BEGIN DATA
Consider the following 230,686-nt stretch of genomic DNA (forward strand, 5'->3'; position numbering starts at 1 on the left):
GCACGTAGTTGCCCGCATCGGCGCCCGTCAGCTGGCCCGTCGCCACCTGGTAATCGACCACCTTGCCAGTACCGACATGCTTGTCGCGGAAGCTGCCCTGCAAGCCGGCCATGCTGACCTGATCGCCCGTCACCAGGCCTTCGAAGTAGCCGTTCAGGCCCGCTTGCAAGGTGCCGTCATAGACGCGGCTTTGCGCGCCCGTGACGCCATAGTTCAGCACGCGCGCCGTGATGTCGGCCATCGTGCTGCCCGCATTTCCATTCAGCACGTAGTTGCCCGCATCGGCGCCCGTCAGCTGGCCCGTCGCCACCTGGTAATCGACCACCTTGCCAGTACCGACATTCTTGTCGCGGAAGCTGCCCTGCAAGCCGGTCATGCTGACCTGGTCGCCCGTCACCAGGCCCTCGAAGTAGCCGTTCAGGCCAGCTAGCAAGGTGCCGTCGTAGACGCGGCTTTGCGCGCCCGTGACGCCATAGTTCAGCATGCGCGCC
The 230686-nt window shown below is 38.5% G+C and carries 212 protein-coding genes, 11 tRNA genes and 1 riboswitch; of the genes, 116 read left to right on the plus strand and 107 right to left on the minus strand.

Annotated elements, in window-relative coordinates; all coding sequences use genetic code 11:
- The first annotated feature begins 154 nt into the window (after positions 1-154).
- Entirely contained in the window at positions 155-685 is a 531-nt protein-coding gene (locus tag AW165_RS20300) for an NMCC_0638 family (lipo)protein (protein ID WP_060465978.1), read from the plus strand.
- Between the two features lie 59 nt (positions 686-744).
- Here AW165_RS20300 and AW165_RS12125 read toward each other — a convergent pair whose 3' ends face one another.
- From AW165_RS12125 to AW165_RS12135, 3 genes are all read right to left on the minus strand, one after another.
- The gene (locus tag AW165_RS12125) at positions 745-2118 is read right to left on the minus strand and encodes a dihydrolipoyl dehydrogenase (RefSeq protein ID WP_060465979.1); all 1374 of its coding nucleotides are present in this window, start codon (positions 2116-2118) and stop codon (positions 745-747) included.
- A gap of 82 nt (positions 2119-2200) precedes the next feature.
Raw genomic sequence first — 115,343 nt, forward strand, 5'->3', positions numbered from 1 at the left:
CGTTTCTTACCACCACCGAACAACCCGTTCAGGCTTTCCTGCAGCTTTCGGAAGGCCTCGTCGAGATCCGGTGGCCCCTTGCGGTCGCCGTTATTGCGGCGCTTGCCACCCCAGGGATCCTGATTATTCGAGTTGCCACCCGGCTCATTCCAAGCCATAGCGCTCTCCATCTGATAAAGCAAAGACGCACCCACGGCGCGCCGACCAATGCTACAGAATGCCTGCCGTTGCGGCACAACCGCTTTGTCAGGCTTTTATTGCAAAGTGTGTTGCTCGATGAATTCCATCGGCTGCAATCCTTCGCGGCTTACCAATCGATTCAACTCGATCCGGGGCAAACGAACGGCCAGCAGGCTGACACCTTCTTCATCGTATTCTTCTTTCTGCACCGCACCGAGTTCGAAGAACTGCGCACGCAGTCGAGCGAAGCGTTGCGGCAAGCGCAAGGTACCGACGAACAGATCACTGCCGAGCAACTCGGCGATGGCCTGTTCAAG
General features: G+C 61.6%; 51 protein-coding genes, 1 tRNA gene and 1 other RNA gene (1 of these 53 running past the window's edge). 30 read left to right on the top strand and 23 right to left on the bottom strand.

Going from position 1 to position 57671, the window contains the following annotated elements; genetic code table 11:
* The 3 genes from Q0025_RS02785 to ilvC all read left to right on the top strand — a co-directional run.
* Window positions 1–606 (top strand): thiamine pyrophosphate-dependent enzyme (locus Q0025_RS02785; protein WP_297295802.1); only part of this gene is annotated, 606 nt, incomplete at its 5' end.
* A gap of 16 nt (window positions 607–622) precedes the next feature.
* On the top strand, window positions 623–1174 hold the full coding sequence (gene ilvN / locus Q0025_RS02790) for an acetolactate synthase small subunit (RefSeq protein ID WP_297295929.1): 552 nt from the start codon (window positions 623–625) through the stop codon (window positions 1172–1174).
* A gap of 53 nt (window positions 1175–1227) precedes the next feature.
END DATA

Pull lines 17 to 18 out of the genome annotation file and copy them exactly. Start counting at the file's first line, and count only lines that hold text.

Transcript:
* Window positions 1–606 (top strand): thiamine pyrophosphate-dependent enzyme (locus Q0025_RS02785; protein WP_297295802.1); only part of this gene is annotated, 606 nt, incomplete at its 5' end.
* A gap of 16 nt (window positions 607–622) precedes the next feature.